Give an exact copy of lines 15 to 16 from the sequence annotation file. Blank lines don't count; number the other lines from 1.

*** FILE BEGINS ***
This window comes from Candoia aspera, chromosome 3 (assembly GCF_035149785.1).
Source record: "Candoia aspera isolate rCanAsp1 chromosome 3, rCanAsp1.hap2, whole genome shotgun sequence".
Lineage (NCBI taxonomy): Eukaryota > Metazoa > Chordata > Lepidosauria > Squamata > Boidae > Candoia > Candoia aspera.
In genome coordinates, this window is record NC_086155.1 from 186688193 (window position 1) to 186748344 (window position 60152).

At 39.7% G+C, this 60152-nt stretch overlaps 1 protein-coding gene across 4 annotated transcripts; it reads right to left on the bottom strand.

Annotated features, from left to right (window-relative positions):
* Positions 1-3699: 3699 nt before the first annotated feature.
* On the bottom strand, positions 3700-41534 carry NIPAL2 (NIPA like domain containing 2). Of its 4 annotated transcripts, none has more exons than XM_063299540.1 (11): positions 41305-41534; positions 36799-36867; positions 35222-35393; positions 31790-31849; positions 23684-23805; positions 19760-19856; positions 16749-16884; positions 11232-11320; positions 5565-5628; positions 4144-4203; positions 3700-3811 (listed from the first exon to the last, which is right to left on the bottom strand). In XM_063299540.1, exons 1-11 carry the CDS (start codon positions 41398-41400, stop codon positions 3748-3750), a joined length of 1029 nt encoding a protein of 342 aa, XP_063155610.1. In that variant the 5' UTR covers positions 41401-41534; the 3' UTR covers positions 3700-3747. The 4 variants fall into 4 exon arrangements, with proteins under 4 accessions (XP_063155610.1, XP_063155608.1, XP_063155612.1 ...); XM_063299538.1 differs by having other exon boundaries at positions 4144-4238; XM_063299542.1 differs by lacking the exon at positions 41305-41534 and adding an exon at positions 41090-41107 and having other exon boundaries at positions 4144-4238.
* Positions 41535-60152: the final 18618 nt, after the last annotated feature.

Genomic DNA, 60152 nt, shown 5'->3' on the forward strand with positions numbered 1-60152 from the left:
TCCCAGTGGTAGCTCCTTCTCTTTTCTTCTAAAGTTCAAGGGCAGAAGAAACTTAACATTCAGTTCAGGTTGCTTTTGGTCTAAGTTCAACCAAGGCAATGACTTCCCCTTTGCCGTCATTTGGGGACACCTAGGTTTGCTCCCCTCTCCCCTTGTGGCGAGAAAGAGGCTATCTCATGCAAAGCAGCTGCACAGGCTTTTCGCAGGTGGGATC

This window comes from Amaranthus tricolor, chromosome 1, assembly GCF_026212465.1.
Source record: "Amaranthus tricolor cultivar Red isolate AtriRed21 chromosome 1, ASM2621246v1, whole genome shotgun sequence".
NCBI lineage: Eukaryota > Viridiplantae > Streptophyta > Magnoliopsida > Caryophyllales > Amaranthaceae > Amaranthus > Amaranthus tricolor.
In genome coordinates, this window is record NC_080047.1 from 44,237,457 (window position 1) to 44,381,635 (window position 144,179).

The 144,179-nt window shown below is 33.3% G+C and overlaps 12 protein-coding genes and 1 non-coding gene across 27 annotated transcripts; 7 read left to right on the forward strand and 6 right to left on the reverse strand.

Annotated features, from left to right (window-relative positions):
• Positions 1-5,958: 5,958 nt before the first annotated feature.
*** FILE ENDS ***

In genome coordinates, this window is record NC_080047.1 from 44,237,457 (window position 1) to 44,381,635 (window position 144,179).

The 144,179-nt window shown below is 33.3% G+C and overlaps 12 protein-coding genes and 1 non-coding gene across 27 annotated transcripts; 7 read left to right on the forward strand and 6 right to left on the reverse strand.